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Elizabeth Taylor

“I’ve only slept with men I’ve been married to. How many women can make that claim?” – Elizabeth Taylor

Elizabeth Rosemond Taylor was born on 27 February 1932 at the family home in the Hampstead Garden Suburb of London. Her parents were Francis Lenn Taylor who was an art dealer and the retired actress Sara Sothern who were both from Arkansas City, in Kansas, USA. Elizabeth had an older brother called Howard who arrived in 1929, the same year that the Taylors moved to London to open an art gallery on Bond Street.

During the early years of her life in London, Elizabeth was witness to the social scene that her parents were part of and which included influential artists and politicians, one of whom was Colonel Victor Cazalet who became a kind of Godfather to her.

Both of Elizabeth’s parents were Christian Scientists and she was raised as such whilst attending Byron House School in Highgate, but as the 1930s were drawing to a close the Taylors became nervous about the imminent war that was brewing in Europe and after being prompted to do so by the United States Ambassador, JFK’s father Joseph P. Kennedy, Sara and the children headed back to the USA on board the SS Manhattan in April 1939. Francis joined them in December at Sara’s father’s house in Pasadena, California, before the family settled in Beverly Hills where the children went to the Hawthorne School.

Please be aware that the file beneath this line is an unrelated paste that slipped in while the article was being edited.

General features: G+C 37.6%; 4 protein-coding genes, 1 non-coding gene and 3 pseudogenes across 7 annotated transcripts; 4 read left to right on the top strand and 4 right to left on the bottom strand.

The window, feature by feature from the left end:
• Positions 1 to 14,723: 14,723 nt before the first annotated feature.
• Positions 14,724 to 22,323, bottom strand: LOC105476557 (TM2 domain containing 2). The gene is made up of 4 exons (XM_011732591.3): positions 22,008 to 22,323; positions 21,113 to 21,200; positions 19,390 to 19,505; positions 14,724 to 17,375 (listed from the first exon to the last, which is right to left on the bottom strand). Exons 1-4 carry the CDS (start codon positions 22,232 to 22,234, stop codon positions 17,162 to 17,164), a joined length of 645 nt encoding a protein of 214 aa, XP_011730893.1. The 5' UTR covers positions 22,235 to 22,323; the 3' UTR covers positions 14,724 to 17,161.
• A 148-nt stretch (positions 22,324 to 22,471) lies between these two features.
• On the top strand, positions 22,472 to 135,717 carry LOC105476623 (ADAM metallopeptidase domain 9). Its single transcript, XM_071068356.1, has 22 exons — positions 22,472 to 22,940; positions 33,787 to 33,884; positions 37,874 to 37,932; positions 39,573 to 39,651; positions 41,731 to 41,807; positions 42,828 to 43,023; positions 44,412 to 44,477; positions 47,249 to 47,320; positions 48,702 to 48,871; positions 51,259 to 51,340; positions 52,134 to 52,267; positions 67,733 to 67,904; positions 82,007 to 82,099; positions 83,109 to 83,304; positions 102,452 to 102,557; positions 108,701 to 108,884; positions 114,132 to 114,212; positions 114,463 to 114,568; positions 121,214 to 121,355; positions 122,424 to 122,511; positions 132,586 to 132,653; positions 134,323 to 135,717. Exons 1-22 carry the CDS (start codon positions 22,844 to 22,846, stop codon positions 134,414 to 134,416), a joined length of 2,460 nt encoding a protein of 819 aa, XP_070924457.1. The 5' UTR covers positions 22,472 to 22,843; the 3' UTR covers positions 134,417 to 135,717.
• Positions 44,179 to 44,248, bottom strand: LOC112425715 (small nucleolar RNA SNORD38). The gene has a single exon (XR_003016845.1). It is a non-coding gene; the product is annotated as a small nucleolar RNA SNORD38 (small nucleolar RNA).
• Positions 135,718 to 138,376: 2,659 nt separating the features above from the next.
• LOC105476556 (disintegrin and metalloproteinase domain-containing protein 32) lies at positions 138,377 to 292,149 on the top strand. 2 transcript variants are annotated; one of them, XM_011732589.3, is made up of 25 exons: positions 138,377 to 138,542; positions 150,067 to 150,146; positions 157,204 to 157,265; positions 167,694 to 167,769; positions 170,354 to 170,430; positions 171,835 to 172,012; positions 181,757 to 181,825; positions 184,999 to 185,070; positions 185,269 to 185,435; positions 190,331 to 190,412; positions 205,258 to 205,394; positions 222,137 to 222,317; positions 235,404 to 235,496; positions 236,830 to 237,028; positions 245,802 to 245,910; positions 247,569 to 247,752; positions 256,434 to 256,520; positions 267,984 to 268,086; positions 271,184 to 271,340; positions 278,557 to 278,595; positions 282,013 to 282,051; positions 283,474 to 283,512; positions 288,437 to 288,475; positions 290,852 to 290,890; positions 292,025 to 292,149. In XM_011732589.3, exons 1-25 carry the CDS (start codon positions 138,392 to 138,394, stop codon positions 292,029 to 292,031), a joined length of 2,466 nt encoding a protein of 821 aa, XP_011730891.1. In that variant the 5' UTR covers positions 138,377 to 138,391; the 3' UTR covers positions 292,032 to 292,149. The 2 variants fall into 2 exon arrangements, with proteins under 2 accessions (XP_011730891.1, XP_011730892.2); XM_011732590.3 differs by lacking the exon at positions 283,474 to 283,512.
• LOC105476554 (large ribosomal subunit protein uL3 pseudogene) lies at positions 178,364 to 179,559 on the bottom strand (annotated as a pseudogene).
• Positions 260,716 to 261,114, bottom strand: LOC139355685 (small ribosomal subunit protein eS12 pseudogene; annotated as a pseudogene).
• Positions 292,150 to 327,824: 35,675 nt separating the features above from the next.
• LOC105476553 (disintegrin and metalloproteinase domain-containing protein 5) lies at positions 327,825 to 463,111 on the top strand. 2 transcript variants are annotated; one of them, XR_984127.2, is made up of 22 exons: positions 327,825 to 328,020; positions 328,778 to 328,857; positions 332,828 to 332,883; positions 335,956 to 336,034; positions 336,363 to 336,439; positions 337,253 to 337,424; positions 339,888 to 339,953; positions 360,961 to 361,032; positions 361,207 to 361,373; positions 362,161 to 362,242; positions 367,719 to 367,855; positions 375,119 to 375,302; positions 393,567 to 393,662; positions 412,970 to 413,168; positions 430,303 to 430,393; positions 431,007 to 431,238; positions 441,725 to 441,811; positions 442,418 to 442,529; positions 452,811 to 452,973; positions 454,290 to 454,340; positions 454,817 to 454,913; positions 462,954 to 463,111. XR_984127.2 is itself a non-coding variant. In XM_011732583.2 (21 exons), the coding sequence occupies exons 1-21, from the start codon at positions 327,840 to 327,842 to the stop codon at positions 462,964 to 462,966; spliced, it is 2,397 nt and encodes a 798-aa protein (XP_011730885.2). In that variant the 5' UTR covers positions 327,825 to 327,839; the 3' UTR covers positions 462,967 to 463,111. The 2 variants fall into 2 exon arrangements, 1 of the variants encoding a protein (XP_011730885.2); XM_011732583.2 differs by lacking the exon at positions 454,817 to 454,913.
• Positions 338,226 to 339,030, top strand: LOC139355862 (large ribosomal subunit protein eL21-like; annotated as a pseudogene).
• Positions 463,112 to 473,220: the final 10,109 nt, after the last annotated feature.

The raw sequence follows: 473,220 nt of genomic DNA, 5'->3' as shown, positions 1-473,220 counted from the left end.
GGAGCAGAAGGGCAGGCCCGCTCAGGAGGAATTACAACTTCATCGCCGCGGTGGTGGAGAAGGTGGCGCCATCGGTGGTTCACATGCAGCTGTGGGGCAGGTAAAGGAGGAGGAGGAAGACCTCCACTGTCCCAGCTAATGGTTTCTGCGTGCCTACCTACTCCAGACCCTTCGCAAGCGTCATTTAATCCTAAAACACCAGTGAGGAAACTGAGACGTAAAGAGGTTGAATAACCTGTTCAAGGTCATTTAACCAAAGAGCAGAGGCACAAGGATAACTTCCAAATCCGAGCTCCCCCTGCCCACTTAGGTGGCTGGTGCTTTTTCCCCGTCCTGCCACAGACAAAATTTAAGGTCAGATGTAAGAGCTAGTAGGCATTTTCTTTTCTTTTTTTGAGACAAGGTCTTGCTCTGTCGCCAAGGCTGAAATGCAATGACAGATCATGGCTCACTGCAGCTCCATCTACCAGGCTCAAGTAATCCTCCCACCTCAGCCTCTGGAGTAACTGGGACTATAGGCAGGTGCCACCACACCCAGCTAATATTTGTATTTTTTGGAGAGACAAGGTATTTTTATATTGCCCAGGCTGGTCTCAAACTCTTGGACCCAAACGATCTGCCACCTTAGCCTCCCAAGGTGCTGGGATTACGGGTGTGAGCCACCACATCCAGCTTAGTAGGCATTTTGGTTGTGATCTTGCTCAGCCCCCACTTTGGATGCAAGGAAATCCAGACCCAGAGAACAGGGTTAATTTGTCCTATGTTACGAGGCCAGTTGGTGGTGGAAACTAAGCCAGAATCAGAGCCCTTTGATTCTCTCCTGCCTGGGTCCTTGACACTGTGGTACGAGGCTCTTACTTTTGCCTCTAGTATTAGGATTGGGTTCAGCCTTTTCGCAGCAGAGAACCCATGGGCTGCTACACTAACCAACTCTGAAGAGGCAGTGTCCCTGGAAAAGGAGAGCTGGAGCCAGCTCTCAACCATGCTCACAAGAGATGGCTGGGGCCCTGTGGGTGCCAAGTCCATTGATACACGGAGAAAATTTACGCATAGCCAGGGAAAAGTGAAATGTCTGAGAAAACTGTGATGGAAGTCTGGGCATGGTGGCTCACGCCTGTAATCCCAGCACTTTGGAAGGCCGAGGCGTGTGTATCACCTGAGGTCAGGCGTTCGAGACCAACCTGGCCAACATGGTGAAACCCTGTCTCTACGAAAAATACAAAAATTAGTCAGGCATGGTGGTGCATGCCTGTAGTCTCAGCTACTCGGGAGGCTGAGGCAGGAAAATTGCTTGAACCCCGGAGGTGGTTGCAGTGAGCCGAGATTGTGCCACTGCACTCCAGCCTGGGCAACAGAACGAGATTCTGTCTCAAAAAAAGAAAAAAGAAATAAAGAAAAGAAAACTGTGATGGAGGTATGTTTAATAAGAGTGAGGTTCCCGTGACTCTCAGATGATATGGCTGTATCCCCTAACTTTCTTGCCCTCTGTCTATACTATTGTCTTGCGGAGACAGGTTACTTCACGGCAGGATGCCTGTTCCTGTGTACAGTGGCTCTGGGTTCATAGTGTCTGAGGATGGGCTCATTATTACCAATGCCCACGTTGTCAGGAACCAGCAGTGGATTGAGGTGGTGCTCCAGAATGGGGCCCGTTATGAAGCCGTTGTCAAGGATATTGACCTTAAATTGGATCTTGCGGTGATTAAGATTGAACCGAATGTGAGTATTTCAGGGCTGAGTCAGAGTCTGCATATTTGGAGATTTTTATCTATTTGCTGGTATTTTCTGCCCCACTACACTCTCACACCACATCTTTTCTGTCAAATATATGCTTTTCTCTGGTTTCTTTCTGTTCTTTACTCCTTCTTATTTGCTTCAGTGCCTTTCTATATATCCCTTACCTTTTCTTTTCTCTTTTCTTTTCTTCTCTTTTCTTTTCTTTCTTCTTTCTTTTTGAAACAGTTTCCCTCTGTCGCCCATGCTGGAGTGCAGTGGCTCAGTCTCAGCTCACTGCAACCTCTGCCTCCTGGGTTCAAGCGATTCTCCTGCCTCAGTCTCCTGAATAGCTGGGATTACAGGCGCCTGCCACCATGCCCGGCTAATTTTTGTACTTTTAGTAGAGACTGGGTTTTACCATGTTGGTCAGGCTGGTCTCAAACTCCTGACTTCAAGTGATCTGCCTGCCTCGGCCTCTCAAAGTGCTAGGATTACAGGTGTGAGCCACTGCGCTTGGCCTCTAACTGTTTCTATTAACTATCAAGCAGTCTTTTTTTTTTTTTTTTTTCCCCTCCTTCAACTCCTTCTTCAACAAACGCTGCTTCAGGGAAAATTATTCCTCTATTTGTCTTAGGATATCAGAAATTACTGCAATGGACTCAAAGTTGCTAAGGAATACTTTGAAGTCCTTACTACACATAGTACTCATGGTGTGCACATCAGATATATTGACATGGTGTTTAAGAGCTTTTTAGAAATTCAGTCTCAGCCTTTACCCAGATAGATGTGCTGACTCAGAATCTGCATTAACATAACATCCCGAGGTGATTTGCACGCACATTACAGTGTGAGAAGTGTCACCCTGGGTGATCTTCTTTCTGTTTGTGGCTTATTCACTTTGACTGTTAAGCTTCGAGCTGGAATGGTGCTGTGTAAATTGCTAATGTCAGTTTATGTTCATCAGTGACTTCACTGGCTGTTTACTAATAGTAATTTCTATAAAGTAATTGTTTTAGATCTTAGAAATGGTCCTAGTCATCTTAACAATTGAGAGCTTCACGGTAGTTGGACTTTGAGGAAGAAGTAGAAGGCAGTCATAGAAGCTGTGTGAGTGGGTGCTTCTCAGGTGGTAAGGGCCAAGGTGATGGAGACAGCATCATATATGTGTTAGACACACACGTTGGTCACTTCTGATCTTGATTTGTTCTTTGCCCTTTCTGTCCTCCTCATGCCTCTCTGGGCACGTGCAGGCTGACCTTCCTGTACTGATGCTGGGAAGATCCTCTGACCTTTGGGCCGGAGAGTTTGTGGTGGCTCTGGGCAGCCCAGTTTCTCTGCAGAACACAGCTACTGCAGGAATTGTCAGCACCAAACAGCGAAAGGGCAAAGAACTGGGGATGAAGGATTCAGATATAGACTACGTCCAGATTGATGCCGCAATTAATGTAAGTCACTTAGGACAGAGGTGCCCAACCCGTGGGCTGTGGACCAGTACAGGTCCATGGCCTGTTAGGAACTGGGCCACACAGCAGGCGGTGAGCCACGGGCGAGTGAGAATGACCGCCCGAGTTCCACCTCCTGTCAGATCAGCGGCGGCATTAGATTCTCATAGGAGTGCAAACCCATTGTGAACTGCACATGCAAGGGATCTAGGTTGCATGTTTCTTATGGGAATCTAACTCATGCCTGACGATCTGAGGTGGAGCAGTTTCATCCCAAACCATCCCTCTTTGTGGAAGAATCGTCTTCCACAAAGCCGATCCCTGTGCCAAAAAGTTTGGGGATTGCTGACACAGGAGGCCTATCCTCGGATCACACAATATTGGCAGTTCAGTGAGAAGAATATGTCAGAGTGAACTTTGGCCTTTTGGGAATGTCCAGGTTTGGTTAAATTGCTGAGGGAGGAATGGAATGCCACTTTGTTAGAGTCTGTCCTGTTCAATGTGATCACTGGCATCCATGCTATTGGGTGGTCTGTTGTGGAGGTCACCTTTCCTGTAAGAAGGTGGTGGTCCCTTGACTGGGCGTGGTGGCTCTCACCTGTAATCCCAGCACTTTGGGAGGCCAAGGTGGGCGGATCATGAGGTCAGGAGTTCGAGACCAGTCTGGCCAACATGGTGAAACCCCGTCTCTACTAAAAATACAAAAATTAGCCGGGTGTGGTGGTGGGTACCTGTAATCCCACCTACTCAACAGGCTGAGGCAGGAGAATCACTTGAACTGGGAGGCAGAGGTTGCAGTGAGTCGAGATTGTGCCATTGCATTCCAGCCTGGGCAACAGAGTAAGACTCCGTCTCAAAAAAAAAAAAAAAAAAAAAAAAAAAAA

Partly due to her looks – Elizabeth had stunning violet-blue eyes that were outlined by double eyelashes as a result of a genetic mutation – and partly because, well, it was Beverly Hills, Sara was frequently encouraged to have her daughter audition for films.  After it looked unlikely that a return to Europe would be possible in the near future due to the outbreak of the Second World War Sara decided that it was worth a try and Elizabeth auditioned for Universal Pictures and Metro-Goldwyn-Mayer (MGM) during the first part of 1941. Receiving offers of a contract from both studios, Sara opted to go with Universal.

Elizabeth Taylor’s first role was in a small part in the film There’s One Born Every Minute which was released in 1942. Unfortunately, though, this did not lead to any other roles at Universal and her contract was terminated after twelve months.